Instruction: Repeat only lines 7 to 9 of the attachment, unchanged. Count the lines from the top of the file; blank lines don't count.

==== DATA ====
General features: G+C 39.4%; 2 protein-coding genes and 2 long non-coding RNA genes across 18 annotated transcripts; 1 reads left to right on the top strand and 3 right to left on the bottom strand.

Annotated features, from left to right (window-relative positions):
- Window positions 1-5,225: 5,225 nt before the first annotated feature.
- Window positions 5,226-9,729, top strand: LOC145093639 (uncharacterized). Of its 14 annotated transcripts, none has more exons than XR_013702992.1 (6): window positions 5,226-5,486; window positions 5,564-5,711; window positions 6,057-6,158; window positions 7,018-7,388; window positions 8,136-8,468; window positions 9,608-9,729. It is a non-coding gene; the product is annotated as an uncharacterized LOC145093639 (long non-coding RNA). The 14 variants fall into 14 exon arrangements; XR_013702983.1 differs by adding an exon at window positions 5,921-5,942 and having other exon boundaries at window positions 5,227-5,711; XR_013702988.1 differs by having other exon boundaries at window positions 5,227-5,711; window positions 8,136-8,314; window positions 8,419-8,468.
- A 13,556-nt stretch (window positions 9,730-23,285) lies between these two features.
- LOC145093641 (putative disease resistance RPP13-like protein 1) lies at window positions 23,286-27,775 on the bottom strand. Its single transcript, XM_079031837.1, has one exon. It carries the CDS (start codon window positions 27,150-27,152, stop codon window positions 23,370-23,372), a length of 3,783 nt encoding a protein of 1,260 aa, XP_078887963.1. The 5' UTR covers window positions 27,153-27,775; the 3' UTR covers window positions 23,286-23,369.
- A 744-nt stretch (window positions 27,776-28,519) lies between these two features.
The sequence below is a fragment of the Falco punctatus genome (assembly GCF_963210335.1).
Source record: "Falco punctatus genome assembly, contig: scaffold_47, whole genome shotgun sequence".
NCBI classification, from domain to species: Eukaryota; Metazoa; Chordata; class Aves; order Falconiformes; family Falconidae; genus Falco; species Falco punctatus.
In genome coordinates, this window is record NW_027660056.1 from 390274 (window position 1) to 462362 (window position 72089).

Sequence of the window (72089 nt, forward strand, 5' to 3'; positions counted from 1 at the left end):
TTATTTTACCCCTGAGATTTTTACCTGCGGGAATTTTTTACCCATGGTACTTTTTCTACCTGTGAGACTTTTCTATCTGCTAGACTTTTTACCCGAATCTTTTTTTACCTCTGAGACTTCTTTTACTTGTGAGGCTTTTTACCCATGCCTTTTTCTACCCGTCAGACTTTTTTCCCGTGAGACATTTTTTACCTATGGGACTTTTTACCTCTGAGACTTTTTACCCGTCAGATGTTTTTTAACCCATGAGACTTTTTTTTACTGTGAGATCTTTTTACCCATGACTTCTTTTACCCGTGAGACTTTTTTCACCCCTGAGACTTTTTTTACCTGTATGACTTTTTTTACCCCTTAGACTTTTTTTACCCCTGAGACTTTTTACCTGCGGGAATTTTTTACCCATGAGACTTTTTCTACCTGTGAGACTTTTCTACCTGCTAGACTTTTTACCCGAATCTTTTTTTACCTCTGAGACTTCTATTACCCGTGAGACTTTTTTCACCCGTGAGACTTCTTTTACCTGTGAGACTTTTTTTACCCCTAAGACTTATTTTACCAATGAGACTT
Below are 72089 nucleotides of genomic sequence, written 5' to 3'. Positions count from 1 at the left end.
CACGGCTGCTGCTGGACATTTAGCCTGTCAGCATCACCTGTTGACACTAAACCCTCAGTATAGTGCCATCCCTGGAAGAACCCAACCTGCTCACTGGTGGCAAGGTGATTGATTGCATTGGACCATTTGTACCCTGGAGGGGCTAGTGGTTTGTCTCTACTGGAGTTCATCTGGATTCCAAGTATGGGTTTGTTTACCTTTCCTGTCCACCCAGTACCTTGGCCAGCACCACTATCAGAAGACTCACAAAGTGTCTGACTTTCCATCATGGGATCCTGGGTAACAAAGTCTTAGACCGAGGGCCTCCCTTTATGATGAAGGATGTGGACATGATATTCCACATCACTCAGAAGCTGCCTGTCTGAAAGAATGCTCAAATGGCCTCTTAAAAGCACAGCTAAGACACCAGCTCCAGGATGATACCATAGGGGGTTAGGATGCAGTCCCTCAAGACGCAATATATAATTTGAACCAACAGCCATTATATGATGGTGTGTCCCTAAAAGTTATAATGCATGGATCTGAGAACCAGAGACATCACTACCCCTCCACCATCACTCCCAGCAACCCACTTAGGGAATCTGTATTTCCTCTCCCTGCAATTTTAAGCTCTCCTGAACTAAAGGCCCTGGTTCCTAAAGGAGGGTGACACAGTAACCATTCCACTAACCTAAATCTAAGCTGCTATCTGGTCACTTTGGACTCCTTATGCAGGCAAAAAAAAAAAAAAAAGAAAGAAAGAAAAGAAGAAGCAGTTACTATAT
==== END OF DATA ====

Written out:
- A 744-nt stretch (window positions 27,776-28,519) lies between these two features.
The sequence below is a fragment of the Falco punctatus genome (assembly GCF_963210335.1).
Source record: "Falco punctatus genome assembly, contig: scaffold_47, whole genome shotgun sequence".